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A Look at China's Space Ambitions

Published on 6 June 2021 at 14:24

Last month, the Chinese space agency successfully launched its first and largest module of its upcoming Tiangong-3 space station into orbit. The module, called Tianhe, is now floating in orbit, where it awaits the next ten rocket launches that will ferry the space station’s remaining pieces for eventual construction. Chinese state media has since released video footage of the module reaching into orbit, which is available on its CGTN YouTube channel.

 

After being effectively blocked from joining the International Space Station by the United States, China has moved ahead with its own, much smaller facility. While the ISS is around 420 metric tons, the T-shaped CSS will be around 66 tons, making it more comparable to Russia’s Mir space station.

 

This module replaces conventional thrusters with four ion thrusters (also known as Hall effect thrusters), which use electrical charges to create a thrust by accelerating ions. When fired up, the ion drive produces bluish fumes and halo rings that are caused by extremely hot, electrically charged particles leaving the engine running at 30-plus times the speed of sound. These charged particles can degrade engine components, reducing satellite longevity and possibly putting astronauts at risk. Moreover, the thrust is usually fairly low.

 

However, the Chinese Academy of Sciences says they have found a way to make this approach work. The scientists put the thrusters through rigorous testing to make sure the engines could resist the damage caused by the particles. By putting a magnetic field over the engine’s inner wall to repel damaging particles, they were able to protect the engine from erosion. They also developed a unique ceramic material designed to withstand severe heat or radiation for an extended period of time.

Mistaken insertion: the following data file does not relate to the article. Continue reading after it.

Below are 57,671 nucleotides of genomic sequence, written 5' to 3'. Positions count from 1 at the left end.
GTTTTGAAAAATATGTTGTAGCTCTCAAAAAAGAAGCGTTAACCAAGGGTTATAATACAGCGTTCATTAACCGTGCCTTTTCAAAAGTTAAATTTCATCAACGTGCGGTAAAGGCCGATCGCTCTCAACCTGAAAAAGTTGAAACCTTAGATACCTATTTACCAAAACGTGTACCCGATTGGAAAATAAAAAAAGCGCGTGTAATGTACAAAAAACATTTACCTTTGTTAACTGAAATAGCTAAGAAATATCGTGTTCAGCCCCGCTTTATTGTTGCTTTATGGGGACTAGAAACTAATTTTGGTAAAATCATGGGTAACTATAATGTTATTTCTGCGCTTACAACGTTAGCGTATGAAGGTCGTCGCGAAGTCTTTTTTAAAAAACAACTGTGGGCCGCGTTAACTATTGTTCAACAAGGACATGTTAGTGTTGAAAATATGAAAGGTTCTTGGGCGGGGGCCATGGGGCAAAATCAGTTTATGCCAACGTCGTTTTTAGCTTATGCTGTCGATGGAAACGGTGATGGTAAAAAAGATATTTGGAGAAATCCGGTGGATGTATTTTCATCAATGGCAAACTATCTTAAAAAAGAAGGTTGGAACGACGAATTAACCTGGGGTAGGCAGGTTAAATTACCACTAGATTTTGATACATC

Futurism reports that the module could soon become the first spacecraft in history to transport humans using this technology. Ion drives are orders of magnitude more efficient compared to chemical propulsion. To keep the International Space Station in orbit for a year, the thrusters consume four tons of rocket fuel. With ion thrusters, it would need just 400 kilograms to stay in orbit for the same amount of time, according to the Chinese Academy of Sciences.

 

China is betting big on ion thrusters, hoping to use them not just for its space station but also for upcoming satellite constellations and nuclear-powered spacecraft capable of carrying astronauts to Mars as well, according to South China Morning Post.

 

With existing rocket technology, a crewed trip to Mars would take more than eight months and would need a spaceship large enough to carry sufficient fuel and other supplies. However, some researchers calculate that a craft powered by a 200-megawatt ion drive array could shorten the journey time to just 39 days and allow the mission to use smaller vessels or carry more supplies.

 

The space station will provide China with a wealth of human spaceflight experience over the next decade. At the same time, the country is engaging in robotic lunar exploration. The two projects seem likely to converge to allow China to send astronauts to the moon in the 2030s.


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